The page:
Project description:BACKGROUND:Ornithobacterium (O.) rhinotracheale is an emerging bacterial pathogen in poultry and not fully understood to date. Because of its importance particularly for the global turkey meat industry, reliable diagnostic and characterization methods are needed for early treatment and in future for better vaccine production. The host range of birds infected by O. rhinotracheale or carrying the bacterium in their respiratory tract has constantly increased raising important epidemiological and taxonomic questions for a better understanding of its diversity, ecology and transmission cycles. The purpose of this study was to introduce partial rpoB gene sequencing for O. rhinotracheale into routine diagnostics to differentiate strains isolated from poultry and more diverse avian hosts (i.e., birds of prey, corvids and pigeons) and to compare phylogenetic relationships with results from 16S rRNA gene analysis and multilocus sequence typing (MLST). RESULTS:Partial 16S rRNA gene analysis revealed a high level of homogeneity among the 65 investigated O. rhinotracheale sequences with similarity values ranging from 98.6 to 100% between sequences from non-galliform and poultry species. The corresponding rpoB gene sequences were heterogeneous and ranged in their similarity values from 85.1 to 100%. The structure of the rpoB tree was in strong correlation with previous MLST results revealing three main clusters A (poultry and birds of prey), B (poultry, birds of prey and corvids) and C (pigeons), which were clearly separated from each other. CONCLUSIONS:By using partial sequences from a single gene, the rpoB gene analysis is in good agreement with MLST results with a slight decrease in resolution to distinguish more similar strains. The present results provide strong evidence that traditional phenotypic and genetic methods may not properly represent the heterogeneous group of bacteria classified as O. rhinotracheale. From housekeeping gene analyses, it is very likely that the genus Ornithobacterium includes additional species and partial rpoB gene sequencing can be recommended as fast, cost-effective and readily available method to identify strains and differentiate between O. rhinotracheale and Ornithobacterium-like bacteria.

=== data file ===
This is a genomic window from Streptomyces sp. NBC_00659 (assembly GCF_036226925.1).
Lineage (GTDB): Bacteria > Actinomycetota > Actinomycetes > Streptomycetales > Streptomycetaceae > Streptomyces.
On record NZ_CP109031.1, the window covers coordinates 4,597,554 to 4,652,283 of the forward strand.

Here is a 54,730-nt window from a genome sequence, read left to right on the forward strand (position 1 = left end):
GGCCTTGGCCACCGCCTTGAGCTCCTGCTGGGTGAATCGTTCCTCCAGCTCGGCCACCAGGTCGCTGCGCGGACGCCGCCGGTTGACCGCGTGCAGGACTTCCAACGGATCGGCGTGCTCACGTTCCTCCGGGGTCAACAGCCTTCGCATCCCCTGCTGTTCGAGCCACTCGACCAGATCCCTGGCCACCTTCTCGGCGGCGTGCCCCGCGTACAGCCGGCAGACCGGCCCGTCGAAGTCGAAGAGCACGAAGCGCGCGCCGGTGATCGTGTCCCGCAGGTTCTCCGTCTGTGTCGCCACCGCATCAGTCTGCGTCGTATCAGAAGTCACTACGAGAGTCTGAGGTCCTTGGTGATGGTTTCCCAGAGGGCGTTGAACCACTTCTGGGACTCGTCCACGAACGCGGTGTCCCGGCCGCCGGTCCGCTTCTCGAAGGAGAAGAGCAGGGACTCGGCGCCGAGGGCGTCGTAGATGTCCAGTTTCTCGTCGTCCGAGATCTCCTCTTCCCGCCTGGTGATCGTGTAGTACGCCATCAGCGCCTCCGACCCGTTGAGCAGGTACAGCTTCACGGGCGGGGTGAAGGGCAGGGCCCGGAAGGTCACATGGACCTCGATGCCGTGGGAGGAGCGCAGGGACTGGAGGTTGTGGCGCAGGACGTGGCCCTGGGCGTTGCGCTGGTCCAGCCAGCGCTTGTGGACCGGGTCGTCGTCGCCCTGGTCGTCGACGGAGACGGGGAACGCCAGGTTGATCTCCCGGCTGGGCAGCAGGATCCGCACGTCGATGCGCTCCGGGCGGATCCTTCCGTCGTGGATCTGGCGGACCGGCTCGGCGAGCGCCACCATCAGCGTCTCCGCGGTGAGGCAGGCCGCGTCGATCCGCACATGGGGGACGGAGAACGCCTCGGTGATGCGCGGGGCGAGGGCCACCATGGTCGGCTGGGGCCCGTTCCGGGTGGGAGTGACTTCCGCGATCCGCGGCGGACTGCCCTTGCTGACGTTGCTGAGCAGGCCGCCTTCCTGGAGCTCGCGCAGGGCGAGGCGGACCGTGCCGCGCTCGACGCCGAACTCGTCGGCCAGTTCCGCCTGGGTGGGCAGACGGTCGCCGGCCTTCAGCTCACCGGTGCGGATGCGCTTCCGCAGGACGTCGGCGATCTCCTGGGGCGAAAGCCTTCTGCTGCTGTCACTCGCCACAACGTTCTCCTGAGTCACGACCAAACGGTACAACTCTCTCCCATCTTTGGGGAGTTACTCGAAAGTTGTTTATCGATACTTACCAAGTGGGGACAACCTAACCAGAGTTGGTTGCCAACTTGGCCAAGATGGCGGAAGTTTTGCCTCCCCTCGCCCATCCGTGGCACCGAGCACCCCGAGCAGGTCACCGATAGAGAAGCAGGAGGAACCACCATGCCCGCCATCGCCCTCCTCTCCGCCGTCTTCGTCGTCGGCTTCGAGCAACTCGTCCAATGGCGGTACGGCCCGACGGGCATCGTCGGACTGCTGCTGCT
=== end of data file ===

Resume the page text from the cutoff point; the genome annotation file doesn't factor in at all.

Project description:Ornithobacterium rhinotracheale (ORT) is an economically important bacterial pathogen of turkeys and chickens worldwide. Since its first detection, a variety of typing methods have been used to gain basic knowledge about the bacterial population structure, an issue that still needs to be addressed. Serological characterization revealed at least 18 different serotypes (A-R) with ORT of serotype A to be predominate among poultry. This study aimed to establish a multilocus sequence typing (MLST) scheme for ORT that could easily be used by other laboratories and allows for worldwide comparison of sequence data. For this purpose, 87 ORT strains from different poultry hosts, geographical origins, years of isolation and serotypes were included in the analysis to identify correlations. Fourteen different sequence types (ST) were found. The most common ST1 was identified in 40 ORT strains from turkeys and chickens on 4 continents and in 3 different European countries. Together with ST9, both STs represented over three quarters (77%) of ORT strains used in the MLST analysis and included strains of frequently cross-reacting ORT serotypes A, E and I. Nine STs were only represented by one ORT strain and might indicate possible avian host, disease or serotype-specific relationships. In contrast, discrepancies between serotype and phylogenetic relatedness were clearly demonstrated by ORT strains that belonged to identical serotypes but differed in their ST. The overall identified low genetic diversity among strains isolated from turkeys and chickens independent of host and geographical origins suggests that ORT has only recently been introduced into domestic poultry and dispersed worldwide.